The question is: how do we capture some of what we are doing?
We discussed evaluation of community projects. The TYS Project comes alive when we talk about it, more than the written word or filming it, and the challenge will be in capturing that. As part of the evaluation it will be important to: look at spaces for participation, partnerships and decision making; look at community spaces; unpack and analyse the project, and establish how it gets converted into something meaningful.
Furthermore, it is important to evaluate the continuation of communities who have started fantastic projects but then are moved somewhere else when the experts have moved on. It is also important to tell the stories which wouldn’t have happened if money hadn’t been there and the power dynamics of people coming together to create and influence change.
The project will enable the catalytic vitality of interaction and experience change in people at a face-to-face level, enabling conversations which bring the project to life.
A research network of unpublished knowledge will be inspiring and, moreover, destabilise what research is: it is about moving into a different space and identifying what a different mode of research looks like.
Arts methodologies for social cohesion involve:
- Complexity/multiple perspectives
- Dispersed subjectivity – collective creative work, e.g. Zanib’s interviews
- Relational work that moves between ideas and doing things
- Non-linguistic forms of knowledge production – making, drawing, embodied articulation, feeling
- Belonging and site specific work as key to practice
- Re-framing perceptions, making meaning differently
Wednesday, 7 June 2017
Just completed all the interviews of Clifton school girls, amazing to go back in time, very emotional but also humbling, very empowering to listen to stories of hope and resilience. These are stories social researchers often don't get to, the lived experience of women from ethnic minority community.
Me and Panni are looking at the interviews at the moment. A question that I am reflecting on, whether the women would have said as much to a researcher they did not know or did they reveal a bit more to me as they knew me. A bit of ethical dilemma.
The stories challenged some of the narratives of Muslim families and the patriarch culture as most of the women have said the biggest support they got was from male members of the family, father, husband or brother.
I am reflecting on how the arts can capture the emotional embodiment of women's journey, the conflicts, the barriers, the successes.
Tuesday, 6 June 2017
We agreed at the Critical Thinking Group that our role was to get alongside the projects, maintain a reflective distance, ask questions, listen, observe, learn, as well as being part of the project team. I have been working with Zanib who at this stage has been carrying out interviews with British Asian Women who left Clifton school in the 1970s. The interviews have given rise to the sharing of powerful, rich and moving personal stories. For me as part of the Critical Thinking Group I have verbally and by email discussed this process with Zanib and noted the emotion that the stories have raised, which in itself deserves time and space. Having not been there at the time of the interviews I can only read them and ask questions, and note the care that needs to be taken ethically in how the knowledge produced from these stories is shared. Reflective distance has as yet happened by not being present for the interviews, though hopefully I will be there fore some of the arts workshops when they happen. The next step is for the knowledge in some way to be shared with the artists so that they can then progress initial ideas for arts methodologies that were discussed when Zanib and I met with one of the artists, which could perhaps be through emerging themes, but this will be discussed when we meet later this month.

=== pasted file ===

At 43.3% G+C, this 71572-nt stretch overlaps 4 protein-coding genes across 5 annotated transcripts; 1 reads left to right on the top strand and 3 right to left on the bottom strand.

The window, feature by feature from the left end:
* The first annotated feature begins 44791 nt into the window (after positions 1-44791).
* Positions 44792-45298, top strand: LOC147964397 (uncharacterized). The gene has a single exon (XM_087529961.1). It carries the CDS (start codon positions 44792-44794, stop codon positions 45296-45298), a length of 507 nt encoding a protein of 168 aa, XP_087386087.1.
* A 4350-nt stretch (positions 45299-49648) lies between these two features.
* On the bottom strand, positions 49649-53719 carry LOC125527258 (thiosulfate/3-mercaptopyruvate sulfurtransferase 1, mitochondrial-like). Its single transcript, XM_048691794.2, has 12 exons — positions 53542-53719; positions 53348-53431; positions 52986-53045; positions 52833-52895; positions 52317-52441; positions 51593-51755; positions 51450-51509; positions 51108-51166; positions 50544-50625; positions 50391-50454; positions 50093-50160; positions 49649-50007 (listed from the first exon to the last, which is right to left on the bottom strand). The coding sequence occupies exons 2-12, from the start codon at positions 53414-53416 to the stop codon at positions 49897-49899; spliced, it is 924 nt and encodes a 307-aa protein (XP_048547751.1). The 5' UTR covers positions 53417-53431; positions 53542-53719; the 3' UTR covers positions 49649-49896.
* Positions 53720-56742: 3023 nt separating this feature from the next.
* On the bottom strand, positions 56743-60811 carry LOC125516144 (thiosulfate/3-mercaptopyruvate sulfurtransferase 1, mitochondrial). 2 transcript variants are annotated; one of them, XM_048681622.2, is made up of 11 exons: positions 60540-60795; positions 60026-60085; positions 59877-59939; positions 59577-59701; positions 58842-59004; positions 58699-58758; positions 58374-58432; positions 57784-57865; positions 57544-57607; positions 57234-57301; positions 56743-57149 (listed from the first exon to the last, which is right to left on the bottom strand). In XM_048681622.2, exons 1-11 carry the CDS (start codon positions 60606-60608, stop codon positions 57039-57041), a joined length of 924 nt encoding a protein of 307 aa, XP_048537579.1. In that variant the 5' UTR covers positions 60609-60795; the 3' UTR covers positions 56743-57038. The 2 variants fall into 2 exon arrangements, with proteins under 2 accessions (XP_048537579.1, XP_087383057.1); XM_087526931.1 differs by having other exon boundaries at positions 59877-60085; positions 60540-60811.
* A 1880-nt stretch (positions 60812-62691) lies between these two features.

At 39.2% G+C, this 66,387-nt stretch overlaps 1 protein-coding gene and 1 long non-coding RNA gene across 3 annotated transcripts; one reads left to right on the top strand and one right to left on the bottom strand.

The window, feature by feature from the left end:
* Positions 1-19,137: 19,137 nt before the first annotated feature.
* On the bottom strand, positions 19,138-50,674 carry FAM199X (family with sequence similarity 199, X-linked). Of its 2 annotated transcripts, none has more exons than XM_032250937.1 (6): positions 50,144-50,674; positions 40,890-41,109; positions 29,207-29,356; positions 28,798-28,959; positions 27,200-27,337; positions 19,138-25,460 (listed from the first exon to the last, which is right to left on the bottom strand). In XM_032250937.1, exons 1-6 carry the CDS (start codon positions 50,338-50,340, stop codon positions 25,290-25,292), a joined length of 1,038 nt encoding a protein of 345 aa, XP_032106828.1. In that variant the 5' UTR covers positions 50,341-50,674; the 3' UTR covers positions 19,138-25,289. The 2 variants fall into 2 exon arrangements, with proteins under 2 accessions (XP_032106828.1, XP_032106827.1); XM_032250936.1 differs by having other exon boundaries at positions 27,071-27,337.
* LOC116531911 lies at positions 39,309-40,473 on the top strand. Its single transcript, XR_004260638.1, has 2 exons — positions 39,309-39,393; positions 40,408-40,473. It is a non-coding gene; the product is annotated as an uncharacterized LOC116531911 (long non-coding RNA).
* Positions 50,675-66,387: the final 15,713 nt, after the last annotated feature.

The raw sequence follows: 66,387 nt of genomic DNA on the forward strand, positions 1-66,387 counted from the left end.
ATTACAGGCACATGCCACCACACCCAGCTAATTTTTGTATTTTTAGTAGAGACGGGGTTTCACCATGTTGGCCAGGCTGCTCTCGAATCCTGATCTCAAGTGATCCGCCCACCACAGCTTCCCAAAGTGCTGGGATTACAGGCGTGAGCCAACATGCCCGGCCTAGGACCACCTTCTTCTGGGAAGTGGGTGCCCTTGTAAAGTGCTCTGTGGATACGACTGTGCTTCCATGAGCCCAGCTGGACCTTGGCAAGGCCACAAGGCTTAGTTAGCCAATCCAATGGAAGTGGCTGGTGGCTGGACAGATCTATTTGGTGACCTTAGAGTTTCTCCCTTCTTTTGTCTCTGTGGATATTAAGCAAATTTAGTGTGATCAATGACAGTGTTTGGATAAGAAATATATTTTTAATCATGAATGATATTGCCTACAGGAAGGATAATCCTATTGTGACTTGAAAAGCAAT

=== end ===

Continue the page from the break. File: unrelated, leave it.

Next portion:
This blog is a thinking space and is about reflecting as well as doing.
We did a presentation for ARVAAC yesterday about the project and it went really well - lots of community workers were there and academics.
In conversation with Patrick, Katy and Steve Yesterday and with ARVAC, our partner, we had some interesting thoughts. This prompted me to think about the following issues:
One thing that might be helpful is to think through these issues:
1. How is co-production working in your project?
2. How are arts methodologies being used in your project - conceptually, instrumentally or to create a new object?
3. What issues are arising around roles and responsibilities in the project?
4. What issues are arising around ethics in the project? and
5. Whose knowledges are surfacing in the project?
It would be really good if people had the time to post some thoughts about this